Election

Have a Coke and a scowl

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Soda cans
San Francisco voters will get a chance in November to vote on a sugary drink tax if the Board of Supervisor sends the issue their way. (Poolie/Flickr)

A Coke and a smile could give way to a Coke and a scowl if Richmond voters approve in November a one-cent per ounce tax on soda and sugary drinks.

The Richmond City Council voted 5-2 late Tuesday night to give voters their say on a ballot measure that supporters say could raise between $2 and $8 million dollars for school wellness and athletics programs.

If approved, Richmond would be the first city in the nation to levy a tax specifically targeting soda and sugar-laden beverages. Such consumption or excise taxes are frequently applied to items like gasoline, alcohol and cigarettes, partially as a deterrent against excessive use.

Richmond City Councilman Jeff Ritterman, M.D.  led the fight for the soda tax. Ritterman told KGO before Tuesday’s council meeting that he knows all too well the issues created by a sugary diet:

“I’m a cardiologist. I spent 30 years taking care of this problem. This is a major killer and it will kill these young children, unless we do something.”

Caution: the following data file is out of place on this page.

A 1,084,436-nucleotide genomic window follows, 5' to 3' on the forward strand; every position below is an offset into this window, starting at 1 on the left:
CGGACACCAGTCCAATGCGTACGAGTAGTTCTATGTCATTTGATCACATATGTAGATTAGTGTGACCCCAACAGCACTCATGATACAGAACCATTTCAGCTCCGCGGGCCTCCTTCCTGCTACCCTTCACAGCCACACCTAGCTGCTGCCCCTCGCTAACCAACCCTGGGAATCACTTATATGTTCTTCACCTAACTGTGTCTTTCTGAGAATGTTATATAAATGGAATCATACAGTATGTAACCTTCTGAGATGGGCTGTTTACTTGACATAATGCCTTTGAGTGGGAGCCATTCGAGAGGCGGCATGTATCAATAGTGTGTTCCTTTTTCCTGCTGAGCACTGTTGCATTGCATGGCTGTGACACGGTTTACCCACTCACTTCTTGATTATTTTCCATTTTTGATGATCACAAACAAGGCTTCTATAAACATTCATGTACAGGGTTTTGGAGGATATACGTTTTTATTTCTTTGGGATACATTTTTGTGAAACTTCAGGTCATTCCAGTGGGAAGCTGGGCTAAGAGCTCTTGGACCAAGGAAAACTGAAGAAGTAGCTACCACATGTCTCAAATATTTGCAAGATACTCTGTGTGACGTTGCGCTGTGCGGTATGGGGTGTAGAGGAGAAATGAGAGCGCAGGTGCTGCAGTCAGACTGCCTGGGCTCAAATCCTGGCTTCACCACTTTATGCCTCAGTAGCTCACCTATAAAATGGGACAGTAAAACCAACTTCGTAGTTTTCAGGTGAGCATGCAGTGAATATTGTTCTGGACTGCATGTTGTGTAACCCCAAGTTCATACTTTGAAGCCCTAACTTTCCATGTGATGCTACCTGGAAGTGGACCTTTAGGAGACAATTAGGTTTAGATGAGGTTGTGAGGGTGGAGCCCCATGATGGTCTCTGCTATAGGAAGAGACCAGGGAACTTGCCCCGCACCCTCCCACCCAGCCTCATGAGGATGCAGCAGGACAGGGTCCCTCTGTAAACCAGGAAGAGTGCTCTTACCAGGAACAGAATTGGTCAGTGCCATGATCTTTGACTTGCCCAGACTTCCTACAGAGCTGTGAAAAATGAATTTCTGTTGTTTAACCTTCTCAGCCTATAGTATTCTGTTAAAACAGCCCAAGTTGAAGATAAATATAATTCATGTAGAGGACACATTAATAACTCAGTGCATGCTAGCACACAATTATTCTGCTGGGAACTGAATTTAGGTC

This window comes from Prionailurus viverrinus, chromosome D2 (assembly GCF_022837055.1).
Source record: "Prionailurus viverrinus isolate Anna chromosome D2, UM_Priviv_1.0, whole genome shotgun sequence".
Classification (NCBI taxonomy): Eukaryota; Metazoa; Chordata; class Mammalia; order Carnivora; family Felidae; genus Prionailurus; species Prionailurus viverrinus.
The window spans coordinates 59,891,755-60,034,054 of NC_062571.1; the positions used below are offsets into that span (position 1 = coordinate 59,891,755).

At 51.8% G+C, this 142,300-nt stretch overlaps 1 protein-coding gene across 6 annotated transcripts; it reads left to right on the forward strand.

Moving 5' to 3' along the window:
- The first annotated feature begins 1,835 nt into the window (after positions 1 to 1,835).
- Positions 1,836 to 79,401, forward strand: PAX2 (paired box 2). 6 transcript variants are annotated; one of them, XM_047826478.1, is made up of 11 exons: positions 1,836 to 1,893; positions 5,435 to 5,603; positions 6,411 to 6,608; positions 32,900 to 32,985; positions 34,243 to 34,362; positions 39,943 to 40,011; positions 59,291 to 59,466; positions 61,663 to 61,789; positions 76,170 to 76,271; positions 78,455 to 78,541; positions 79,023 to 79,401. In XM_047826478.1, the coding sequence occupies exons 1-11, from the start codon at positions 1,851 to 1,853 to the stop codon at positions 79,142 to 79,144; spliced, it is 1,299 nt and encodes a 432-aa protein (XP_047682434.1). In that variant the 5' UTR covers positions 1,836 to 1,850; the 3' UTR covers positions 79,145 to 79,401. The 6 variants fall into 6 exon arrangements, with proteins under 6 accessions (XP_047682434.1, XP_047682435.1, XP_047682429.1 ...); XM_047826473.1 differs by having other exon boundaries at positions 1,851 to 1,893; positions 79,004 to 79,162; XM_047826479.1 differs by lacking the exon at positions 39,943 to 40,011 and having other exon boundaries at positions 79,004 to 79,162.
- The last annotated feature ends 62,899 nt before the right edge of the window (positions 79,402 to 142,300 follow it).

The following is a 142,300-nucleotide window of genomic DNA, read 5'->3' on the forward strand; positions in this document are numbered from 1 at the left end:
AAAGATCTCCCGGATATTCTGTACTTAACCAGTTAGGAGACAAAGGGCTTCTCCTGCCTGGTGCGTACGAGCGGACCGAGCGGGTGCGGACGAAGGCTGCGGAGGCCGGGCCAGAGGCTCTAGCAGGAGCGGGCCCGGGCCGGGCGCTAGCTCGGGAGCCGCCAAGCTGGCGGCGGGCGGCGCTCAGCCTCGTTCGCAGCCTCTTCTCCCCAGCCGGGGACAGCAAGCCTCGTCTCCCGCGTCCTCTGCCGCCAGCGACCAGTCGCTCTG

Others criticized the tax as unfairly targeting the poor. Councilman Corky Booze told KGO he opposed the tax:

“Because it’s a tax on poor people. Let’s not just call it a sugar tax, let’s call it what it is, a tax on poor people.”

At a fixed amount per ounce, the soda tax is structured as a “regressive tax,” one where the tax rate increases as the taxed value decreases. The cheaper the price per ounce, the higher the effective tax rate.

For example, a two-liter bottle of Safeway brand cola would cost $1.45 today in a store, or a little more than 2 cents per ounce. With a Richmond tax of 67 cents — one cent per ounce — that two-liter bottle would cost $2.02, for a tax rate of more than 44 percent.

But on a 12-pack of Diet Caffeine Free Pepsi costing $7.19, $1.44 in tax on 144 ounces would represent only a 20 percent tax.

Jesse Garnier
Jesse Garnier is the editor and founder of SFBay. A Mission District native, he also teaches journalism as assistant professor at San Francisco State University.

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